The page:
Asha Shajahan is the Medical Director of Community Health at the William Beaumont School of Medicine. She has a master’s degree in Health Services Administration and also serves as the Graduate Medical Education Director of Health Equity and Health Disparities. She completed a media and medicine program at Harvard University and a faculty fellowship in underserved populations at the University of California, San Diego. Her interest in health policy led her to intern for Carl Levin, a former United States Senator in Washington DC and Jennifer Granholm, a former Governor, for whom she worked to augment healthcare access for the uninsured. She volunteers at several underserved and homeless clinics and non-profits in the Detroit area. She is an advisor on Michigan Governor Gretchen Whitmer’s Implicit Bias Taskforce. As a podcaster, she believes in empowering people through the use of media. She co-hosts the award-winning healthcare podcast Beaumont HouseCall. She has written for several national news outlets like the Huffington Post and USA Today. Asha has also been featured in the Wall Street Journal and Modern Healthcare. She is a regular contributor to Michigan Bridge and American Kahani.
“My Hippocratic oath is “do no harm.” Misinformation is adversely affecting people’s health and is a growing challenge for practitioners. It’s another war we are fighting in addition to the virus itself. Bringing medical providers into the fight can be a vital step to guiding patients away from medical misinformation.”
Asha´s Fellowship Project
COVID-19 has amplified fake news, conspiracy theories, and misinformation. Public health and social justice have never been so closely intertwined as they are today.
COVID-19 has amplified fake news, conspiracy theories, and misinformation. Public health and social justice have never been so closely intertwined as they are today. As a physician working on the frontline of the COVID-19 pandemic, Asha has observed the consequences of misinformation firsthand. COVID-19 misinformation is dangerous because of its health consequences, such as causing people to ignore social distancing, not wearing face masks, and, consequently, putting others at risk. Misinformation is causing panic, anger, polarization between political parties, illness, and even death.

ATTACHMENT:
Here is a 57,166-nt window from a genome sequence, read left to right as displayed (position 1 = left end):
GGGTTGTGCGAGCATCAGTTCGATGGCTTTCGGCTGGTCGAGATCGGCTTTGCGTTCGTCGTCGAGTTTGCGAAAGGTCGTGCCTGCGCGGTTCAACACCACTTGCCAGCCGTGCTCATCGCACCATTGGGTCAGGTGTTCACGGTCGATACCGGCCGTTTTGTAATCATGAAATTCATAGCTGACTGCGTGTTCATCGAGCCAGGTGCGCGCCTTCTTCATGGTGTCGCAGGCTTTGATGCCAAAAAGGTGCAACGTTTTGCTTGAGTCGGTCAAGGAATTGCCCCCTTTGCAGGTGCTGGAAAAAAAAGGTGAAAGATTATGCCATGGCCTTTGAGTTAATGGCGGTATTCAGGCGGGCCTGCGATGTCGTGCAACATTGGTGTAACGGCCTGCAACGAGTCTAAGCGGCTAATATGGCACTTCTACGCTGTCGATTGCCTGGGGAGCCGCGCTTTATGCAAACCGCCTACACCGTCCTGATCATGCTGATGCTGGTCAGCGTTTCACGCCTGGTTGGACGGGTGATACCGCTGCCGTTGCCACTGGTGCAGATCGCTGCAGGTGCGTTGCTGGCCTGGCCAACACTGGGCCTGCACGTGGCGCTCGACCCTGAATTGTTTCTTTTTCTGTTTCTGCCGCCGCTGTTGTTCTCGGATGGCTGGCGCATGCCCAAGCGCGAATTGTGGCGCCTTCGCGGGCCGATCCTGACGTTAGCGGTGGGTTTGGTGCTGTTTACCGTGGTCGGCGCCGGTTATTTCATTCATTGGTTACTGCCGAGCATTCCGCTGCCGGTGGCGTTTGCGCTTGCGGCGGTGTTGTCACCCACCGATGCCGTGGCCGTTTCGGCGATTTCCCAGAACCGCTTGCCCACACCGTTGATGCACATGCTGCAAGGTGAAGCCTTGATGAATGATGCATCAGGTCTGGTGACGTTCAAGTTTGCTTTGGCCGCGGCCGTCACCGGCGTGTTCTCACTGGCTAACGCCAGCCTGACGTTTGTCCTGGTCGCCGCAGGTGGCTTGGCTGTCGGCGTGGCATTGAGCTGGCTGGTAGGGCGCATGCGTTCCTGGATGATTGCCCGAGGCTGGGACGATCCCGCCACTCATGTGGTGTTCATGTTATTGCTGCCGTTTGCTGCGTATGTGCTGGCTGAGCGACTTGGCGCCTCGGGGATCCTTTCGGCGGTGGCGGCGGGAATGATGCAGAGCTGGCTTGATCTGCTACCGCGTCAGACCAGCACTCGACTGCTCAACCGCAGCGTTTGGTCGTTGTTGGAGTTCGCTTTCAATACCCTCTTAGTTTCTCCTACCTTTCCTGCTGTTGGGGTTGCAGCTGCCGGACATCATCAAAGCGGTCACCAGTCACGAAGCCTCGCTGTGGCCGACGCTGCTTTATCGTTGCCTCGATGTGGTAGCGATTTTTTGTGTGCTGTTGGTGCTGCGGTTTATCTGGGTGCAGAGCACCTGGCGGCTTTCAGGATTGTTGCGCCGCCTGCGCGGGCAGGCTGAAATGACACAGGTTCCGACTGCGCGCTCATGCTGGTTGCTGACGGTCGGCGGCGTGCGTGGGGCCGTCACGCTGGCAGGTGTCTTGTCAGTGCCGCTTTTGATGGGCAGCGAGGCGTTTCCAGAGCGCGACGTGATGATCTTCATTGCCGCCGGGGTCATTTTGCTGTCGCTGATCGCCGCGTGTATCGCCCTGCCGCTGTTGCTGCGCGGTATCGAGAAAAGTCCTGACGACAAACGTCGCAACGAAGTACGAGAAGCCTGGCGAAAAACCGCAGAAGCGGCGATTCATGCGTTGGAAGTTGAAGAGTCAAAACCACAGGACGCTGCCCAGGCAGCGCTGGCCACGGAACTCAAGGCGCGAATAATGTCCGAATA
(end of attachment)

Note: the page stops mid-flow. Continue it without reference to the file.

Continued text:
The simple guideline to wear a mask has been majorly politicized in the United States. This has resulted in a division within the general public about best practices. Unlike many other previous health crises, the consequences are that states, cities, and even individuals are left to fend for themselves using a confusing variety of information. If there was more political support for public health science, the vast spread of this virus may have been avoided. As a primary care physician, about 80% of Asha’s patients have scheduled appointments just to gain clarity on COVID-19. Rather than diagnosing and treating, her work has evolved into handling and clarifying misinformation. Patients want to get the facts from a physician on the front lines. They ask questions such as, “Doctor, I read that vitamin D will kill the virus. Do I still need to wear a mask?” Asha tries to teach them how to sort through misinformation; a skill that now has a direct impact on their health.
Asha proposes to equip doctors with a fact-checking tool that can help guide evidence-based outcomes and advice.
People are skeptical about political agendas and are seeking information from their trusted doctors. However, the challenge to sift through misinformation is plaguing doctors as well. People working in healthcare do not always have the time, skills, or resources to accurately combat misinformation. Some healthcare workers are spreading misinformation themselves, often without realizing it. This is why Asha proposes to equip doctors with a fact-checking tool that can help guide evidence-based outcomes and advice. This tool would be provided by a news literacy company in collaboration with the School of Information at the University of Michigan to bring together the best education and resources for physicians. This could be used in real-time with patients as a follow-up tool to provide accurate and reliable information about COVID-19.
Updated October 2020